Undeterred

Despite third coach in four years, Mavs tennis team has high hopes for postseason

by Aaron Garcia

Fueled by first-year coach Jon Golden (sitting), the Marvin Ridge tennis team, has has an 11-2 record. Team members include (from left) Cullen Kelleher, Michael Ruocco, Brett Ward, Bobby Hatala, Woody Watson and Joey Hatala. Aaron Garcia/UCW photo


By all accounts, this was to be the year.

For the past three seasons, the Marvin Ridge boys tennis team had been building a solid reputation as a strong, up-and-coming program. It had been playoff tested with some lofty accolades to its credit, including a state doubles title. Now, with four seniors in the rotation, 2012 was slated to be special.

“We realized coming into this year that this is the culmination of all of our efforts,” said senior Brett Ward, who fills the second spot in the lineup.

And so far, the Mavs have pretty much lived up to their billing.

With an 11-2 overall record and 6-0 mark in the Southern Carolina 3A/4A conference, the Mavs are barreling toward earning the top seed in the league for the Class 3A dual-team playoffs.

Aside from their pair of losses – to Charlotte Ardrey Kell (by a score of 7-2) and Charlotte Country Day (a 6-3 defeat) – the Mavs have won each of their matches, and they’ve shut out every opponent, with the exception of Weddington, which they beat, 8-1.

While the on-court play has certainly been a huge factor in the Mavs’ success, their goals could’ve easily been derailed before the season even got off the ground.

Jon Golden coached the Lake Norman High School tennis team from 2002 to 2007 before leading Charlotte’s Mallard Creek High in 2008. The following year, he joined Marvin Ridge’s faculty as an English teacher while local tennis instructor Wade Liles led the Maverick program until 2011, when another local pro, Vijay Shankar, took over.

So when the school began looking for an in-house coach for the program before this season, Golden was a logical choice.

But the fact remained: Golden was the program’s third coach in four years. But he said that obstacle was mitigated a bit since he had taught a few of the players in class.

“It’s a lot easier for the coach to come in when there’s already a relationship established in the classroom,” said Golden.

But in this case, the coach’s comfort level came second to the players’, especially since they had been through the same drill before. But Joey Hatala, the team’s top starter and Union County Weekly’s reigning Boys Tennis Player of the Year, said the transition was cushioned by Golden’s outlook when he took the position.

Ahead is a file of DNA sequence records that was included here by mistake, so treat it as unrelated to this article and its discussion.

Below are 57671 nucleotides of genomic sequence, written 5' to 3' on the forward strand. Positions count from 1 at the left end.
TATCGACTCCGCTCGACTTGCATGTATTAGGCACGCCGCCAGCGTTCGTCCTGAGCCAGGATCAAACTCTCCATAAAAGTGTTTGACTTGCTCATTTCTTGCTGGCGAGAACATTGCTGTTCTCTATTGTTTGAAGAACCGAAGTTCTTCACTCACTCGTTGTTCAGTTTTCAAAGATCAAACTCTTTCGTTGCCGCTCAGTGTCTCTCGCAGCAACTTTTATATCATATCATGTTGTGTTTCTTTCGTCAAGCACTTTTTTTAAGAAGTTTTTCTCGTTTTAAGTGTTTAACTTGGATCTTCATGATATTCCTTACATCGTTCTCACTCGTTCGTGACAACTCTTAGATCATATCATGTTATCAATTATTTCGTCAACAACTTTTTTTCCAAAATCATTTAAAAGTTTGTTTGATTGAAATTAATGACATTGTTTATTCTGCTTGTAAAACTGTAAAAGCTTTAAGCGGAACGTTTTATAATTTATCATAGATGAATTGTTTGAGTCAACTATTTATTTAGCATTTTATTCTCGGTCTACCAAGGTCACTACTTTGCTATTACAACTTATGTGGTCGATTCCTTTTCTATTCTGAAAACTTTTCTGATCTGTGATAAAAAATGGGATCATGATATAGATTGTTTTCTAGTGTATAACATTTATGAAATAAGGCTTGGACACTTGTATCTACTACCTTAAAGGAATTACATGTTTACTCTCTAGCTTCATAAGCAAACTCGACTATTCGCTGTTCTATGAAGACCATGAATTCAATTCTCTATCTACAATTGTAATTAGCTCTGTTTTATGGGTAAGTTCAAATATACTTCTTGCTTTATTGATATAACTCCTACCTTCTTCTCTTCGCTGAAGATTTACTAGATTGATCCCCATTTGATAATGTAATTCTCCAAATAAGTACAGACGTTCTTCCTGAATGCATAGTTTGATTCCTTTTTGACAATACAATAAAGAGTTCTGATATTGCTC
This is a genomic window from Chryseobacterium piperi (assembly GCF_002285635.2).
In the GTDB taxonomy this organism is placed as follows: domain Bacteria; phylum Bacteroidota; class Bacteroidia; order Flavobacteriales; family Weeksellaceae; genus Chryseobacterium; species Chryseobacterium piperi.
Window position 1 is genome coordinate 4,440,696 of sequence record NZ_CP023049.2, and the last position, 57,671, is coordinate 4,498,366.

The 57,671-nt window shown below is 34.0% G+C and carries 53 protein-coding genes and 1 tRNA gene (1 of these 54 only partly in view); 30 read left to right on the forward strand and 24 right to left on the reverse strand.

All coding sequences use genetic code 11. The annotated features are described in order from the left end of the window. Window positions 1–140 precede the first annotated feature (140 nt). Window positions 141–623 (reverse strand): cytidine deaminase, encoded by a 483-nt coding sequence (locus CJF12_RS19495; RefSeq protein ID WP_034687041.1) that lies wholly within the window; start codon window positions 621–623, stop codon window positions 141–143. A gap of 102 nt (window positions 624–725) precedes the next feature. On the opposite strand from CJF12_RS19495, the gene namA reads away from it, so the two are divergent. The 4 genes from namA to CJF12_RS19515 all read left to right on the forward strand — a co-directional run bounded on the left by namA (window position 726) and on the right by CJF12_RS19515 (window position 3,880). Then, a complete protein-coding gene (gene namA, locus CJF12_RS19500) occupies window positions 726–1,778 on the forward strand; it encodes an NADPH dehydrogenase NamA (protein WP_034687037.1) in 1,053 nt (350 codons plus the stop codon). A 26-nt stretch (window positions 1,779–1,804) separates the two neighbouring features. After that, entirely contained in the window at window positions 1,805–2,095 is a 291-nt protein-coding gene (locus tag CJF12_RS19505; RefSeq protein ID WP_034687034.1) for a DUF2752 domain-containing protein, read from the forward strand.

“Coach Golden was up to the task,” said Hatala, who has an 11-2 singles record as the team’s No. 1. “He came in Day 1 saying we were going to win a state championship this year. That’s the goal.

“(Golden) actually improved our mind-sets instead of just (telling us to) go out there and do our best. He gave us a real goal this year.”

Ward added that going through the process of adapting to new coaches in the past made this year an easy adjustment.

“For us, we were pretty open-minded because we had dealt with it in the past, as far as having a different coach,” said Ward, who is 10-2 on the season. “We came into this new season ready to have a new point of view because every coach has their own thing that they bring to the table.

“Having that third perspective, if nothing else, is helping us grow as players because we have different input from each year. It’s been like a stepping stone.”

Ward and Hatala’s responses to Golden’s introduction highlight another attribute that should serve the team well down the stretch: They are unusually positive.

“I feel lucky with the fact that they are such a great group of kids,” said Golden. “I’ve been around really talented kids you wouldn’t want to share the court with, where you would’ve been embarrassed to coach them or be associated with.”

While displaying a certain amount of likeability doesn’t score points in a match, it has helped freshman Woody Watson (No. 4 with a 12-0 singles record) and junior Bobby Hatala (No. 5 and 9-3) ease into their roles as starters.

“They’re not an intimidating group of guys – I like them,” said Watson. “It helped me be able to play my game as well as I can and to go out there and not feel like if I mess up, they’ll be looking at me in a bad way. As long as we come out with a win, they’re good.”

The other two senior starters, Cullen Kelleher and Mike Ruocco, have had stellar seasons as well, with records of 8-2 and 11-1, respectively.

The Mavs travel to Weddington on Monday, April 23 before facing Fort Mill Nations Ford on Tuesday, April 24, which will be their final warmup before postseason play begins with the conference tournament on Thursday, April 26.

Golden thinks this year’s experience, as well as past success, could steer the Mavs to their ultimate goal: a Class 3A state title.

“They know what it’s like to win,” said Golden. “Now, they just have to put it all together.”

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